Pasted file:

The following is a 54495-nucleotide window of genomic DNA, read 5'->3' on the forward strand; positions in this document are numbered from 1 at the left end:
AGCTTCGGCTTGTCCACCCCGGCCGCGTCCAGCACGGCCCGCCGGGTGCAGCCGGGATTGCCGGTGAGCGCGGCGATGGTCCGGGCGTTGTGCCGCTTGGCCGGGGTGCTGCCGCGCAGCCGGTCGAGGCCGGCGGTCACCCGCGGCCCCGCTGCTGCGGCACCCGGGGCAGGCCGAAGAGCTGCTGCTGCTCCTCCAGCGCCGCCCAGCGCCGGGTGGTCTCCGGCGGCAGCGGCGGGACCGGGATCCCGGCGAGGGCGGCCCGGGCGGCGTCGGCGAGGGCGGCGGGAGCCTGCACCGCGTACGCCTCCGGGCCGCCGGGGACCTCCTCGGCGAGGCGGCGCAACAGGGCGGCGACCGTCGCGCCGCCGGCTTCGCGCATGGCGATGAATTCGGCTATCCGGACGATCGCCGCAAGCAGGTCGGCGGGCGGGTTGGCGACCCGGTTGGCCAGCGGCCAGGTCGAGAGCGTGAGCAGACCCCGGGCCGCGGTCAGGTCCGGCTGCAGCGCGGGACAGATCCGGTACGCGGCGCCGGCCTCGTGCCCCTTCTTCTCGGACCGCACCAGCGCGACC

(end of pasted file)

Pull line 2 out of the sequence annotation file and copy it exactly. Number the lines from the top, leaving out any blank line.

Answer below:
AGCTTCGGCTTGTCCACCCCGGCCGCGTCCAGCACGGCCCGCCGGGTGCAGCCGGGATTGCCGGTGAGCGCGGCGATGGTCCGGGCGTTGTGCCGCTTGGCCGGGGTGCTGCCGCGCAGCCGGTCGAGGCCGGCGGTCACCCGCGGCCCCGCTGCTGCGGCACCCGGGGCAGGCCGAAGAGCTGCTGCTGCTCCTCCAGCGCCGCCCAGCGCCGGGTGGTCTCCGGCGGCAGCGGCGGGACCGGGATCCCGGCGAGGGCGGCCCGGGCGGCGTCGGCGAGGGCGGCGGGAGCCTGCACCGCGTACGCCTCCGGGCCGCCGGGGACCTCCTCGGCGAGGCGGCGCAACAGGGCGGCGACCGTCGCGCCGCCGGCTTCGCGCATGGCGATGAATTCGGCTATCCGGACGATCGCCGCAAGCAGGTCGGCGGGCGGGTTGGCGACCCGGTTGGCCAGCGGCCAGGTCGAGAGCGTGAGCAGACCCCGGGCCGCGGTCAGGTCCGGCTGCAGCGCGGGACAGATCCGGTACGCGGCGCCGGCCTCGTGCCCCTTCTTCTCGGACCGCACCAGCGCGACC